Regina Montana is the Promotion Manager for Kid's Imagination Train ezine.   She has a Master of Education Degree and has tutored and taught privately.  Regina contributes pieces to KIT, is a member of SCBWI and subscribes to Children's Book Insider, where she enjoys taking webinars on writing picture books.  She has been on the journey of writing children's picture book stories for approximately eight years. 

You can visit Regina's website: www.reginamontana.wordpress.com

April 15, 2018

12 Ways to Have a Fabulous Career Day Presentation 



Last spring, I was invited to the School of Creative and Performing Arts in Lexington, Kentucky for a Career Day school visit.  My goal was to tell students what it's like to be a writer. 


As giggling students entered, I asked them to have a seat and scoot closer so that we could interact better. Then we discussed education paths, salaries, a daily routine, how to get published, and the pros and cons of being a writer. 

The session ended with a question and answer period.  The students had been prepared and asked thoughtful questions.  They really wanted to understand the writer's life. 

I had fun meeting these young writers. I hope you will consider doing a school visit, too.  Here are some ways to guarantee your Career Day presentation will be a hit.  
  • Communicate with the career day coordinator beforehand about when to arrive at school.  Find out how many students will be in each session.  Find out how long each session lasts.
  • During your presentation, keep an eye on the time.
  • Allow a few minutes for students to ask questions at the end of the presentation.
  • If students don’t have any questions, ask them questions.  For example, ask them what they like to write.
  • When students ask a question, tell them that’s a great question before you answer it.
  • Jazz up your table. Bring writing books, a fancy fountain pen, framed writing quotes, pictures of your writing space. Make your presentation inviting and interesting.
  • Invite students to scoot chairs close to your presentation table. 
  • If students prefer to sit to the side, be sure to address them as well as the students sitting in front.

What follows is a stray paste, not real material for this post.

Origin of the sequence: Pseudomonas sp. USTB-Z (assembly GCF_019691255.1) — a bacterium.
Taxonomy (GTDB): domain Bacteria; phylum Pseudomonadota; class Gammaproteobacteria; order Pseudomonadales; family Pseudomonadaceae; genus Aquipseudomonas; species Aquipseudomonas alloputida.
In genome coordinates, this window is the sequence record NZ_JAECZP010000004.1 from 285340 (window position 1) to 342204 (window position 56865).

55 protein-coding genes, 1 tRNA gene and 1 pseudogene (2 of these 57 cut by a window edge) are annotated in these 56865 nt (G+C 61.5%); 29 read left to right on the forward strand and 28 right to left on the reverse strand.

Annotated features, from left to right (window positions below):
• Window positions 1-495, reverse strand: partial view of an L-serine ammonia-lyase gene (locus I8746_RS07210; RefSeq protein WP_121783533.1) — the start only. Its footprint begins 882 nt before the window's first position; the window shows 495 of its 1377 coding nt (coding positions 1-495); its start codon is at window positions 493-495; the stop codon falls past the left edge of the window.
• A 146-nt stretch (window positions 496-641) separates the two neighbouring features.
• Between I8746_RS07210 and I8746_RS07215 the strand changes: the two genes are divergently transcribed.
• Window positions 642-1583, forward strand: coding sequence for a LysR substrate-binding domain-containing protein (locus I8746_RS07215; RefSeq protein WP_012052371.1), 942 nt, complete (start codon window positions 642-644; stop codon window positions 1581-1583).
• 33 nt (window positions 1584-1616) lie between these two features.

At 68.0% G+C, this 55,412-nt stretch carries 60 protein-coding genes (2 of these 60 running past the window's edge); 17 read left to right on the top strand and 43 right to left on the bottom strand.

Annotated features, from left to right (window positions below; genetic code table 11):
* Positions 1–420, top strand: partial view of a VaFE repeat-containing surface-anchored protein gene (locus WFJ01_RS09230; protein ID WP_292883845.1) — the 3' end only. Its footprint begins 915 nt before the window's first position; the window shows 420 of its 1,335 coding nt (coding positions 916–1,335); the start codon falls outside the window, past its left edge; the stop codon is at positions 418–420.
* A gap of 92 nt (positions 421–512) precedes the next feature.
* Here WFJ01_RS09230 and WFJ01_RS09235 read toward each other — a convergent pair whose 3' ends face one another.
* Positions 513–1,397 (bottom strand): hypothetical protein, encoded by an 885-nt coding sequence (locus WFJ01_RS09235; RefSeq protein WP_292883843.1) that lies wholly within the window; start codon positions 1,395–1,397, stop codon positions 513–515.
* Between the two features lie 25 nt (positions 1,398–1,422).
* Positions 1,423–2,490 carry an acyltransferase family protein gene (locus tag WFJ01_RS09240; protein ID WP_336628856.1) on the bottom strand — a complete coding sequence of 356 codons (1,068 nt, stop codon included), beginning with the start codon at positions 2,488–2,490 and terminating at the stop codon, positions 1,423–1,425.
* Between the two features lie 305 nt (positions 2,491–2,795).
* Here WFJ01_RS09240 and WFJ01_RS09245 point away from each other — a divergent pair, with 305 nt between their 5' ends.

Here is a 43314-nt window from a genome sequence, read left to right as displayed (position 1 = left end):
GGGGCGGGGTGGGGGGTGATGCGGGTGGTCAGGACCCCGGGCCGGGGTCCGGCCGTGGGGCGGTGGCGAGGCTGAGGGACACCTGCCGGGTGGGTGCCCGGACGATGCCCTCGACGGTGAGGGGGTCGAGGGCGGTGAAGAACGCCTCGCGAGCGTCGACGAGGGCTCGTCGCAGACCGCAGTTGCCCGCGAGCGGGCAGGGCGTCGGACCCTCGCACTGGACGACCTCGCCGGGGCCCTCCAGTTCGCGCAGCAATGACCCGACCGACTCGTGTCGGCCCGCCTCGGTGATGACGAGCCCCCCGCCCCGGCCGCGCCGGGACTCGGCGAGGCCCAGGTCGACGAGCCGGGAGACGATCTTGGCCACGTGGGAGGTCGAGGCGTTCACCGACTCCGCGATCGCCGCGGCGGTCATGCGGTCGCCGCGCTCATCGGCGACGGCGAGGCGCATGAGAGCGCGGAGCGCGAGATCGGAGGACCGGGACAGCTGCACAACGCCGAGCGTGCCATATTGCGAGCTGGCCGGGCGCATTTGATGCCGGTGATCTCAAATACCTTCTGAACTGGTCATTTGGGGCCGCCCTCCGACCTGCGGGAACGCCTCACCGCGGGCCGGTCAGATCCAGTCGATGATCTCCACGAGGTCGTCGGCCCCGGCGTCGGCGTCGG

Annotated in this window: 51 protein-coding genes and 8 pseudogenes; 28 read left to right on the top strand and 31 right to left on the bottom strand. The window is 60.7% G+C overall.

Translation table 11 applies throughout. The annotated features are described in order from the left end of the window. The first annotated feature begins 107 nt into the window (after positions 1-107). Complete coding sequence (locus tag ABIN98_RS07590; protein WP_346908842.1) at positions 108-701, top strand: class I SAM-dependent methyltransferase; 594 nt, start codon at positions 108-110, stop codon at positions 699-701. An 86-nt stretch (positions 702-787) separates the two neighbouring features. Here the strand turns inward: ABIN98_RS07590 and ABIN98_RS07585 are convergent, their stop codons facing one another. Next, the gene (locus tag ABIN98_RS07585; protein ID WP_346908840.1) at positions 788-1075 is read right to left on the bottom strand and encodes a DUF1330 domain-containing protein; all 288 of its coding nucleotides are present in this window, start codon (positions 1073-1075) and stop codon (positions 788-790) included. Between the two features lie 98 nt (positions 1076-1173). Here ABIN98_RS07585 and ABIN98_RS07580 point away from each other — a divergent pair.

• Keep note cards of your presentation handy in case you need to glance at them.   
  • Be aware that the school intercom may interrupt.  (This happened two times during each session for me)
  • Have something on the desk that is interactive and will make students curious.  I had a box with a card on it that read: What’s the secret to getting published?  When they opened it, they found the answer: be unique and never give up. (Their faces lit up when they read that)
  • Thank the students for coming and give them your business card to contact you if they have more questions or hand them a bookmark. 



April 1, 2018

10 Tips on Handling Disgruntled Workshop Participant 

Last year, I gave a workshop at the Carnegie Center for Literacy in Lexington, Kentucky on publishing with a small press. The turnout was great and the group was attentive and eager to learn.  

Throughout the lecture, most people asked thoughtful questions—with the exception of one individual.  His comments were unnerving.  He put me on the spot.  He challenged and put down my ideas and recommendations.  

I had never experienced anything like this in other workshops I had given or at workshops I had attended.  It was shocking to me that anyone could be so bold.  Luckily, my thoughts were on the lecture, delivering important information and sticking to the schedule, so his rude behavior did not distract me too much. 

Most people who attend workshops are eager to learn.  But sometimes, there's an individual who is provocative.  Here are some tips in handling a disgruntled participant:

  • Be aware that not everyone is going to like you or your workshop.
  • Be aware that an argumentative participant may be present.
  • Take note that your expertise may be challenged.
  • Don't argue. 
  • Take a drink of water to calm your nerves and to gather your thoughts.
  • Listen and be polite.
  • Give a short reply and move on.
  • Defer comments to the end of the presentation.
  • Thank everyone for coming.
  • Take solace in knowing the majority are present to learn, not challenge. 

Don't let a bad experience keep you from giving workshops.  Presenting valuable information is a win-win situation because you can teach other writers and it allows them to get to know you and your work.  Consider presenting a workshop to build your writer's platform.

I'd ♥ to hear from you.  Be sure to leave a comment.




March 15, 2018


8 Topics and 10 Tips on Presenting  a Workshop 

If you are a published writer or an aspiring writer, you should think about presenting a workshop.  Giving a workshop benefits other writers and helps to introduce yourself to the public.  Workshops can be held at a local library, a literacy center, bookstores and even gifts shops and local restaurants.

So...you have some excuses.  You say you're too shy and you have nothing to talk about.  If you talk about a topic you feel passionate about, you will feel comfortable giving a workshop.  And it you're stuck for ideas, then here are a few topics worth presenting:

  • How to get published: traditional presses versus small presses
  • How to write a picture book
  • How to build an author platform 
  • How to give a school presentation
  • How to get published in children's magazines
  • How to develop a website or a blog
  • How to query agents
  • How to edit and proofread your work

Tips on presenting a workshop:
  • Practice beforehand and time yourself
  • Practice using inflections as you speak (avoid flat monotone speaking)
  • Look in a mirror as your practice
  • Start the workshop with a brief intro which includes your credentials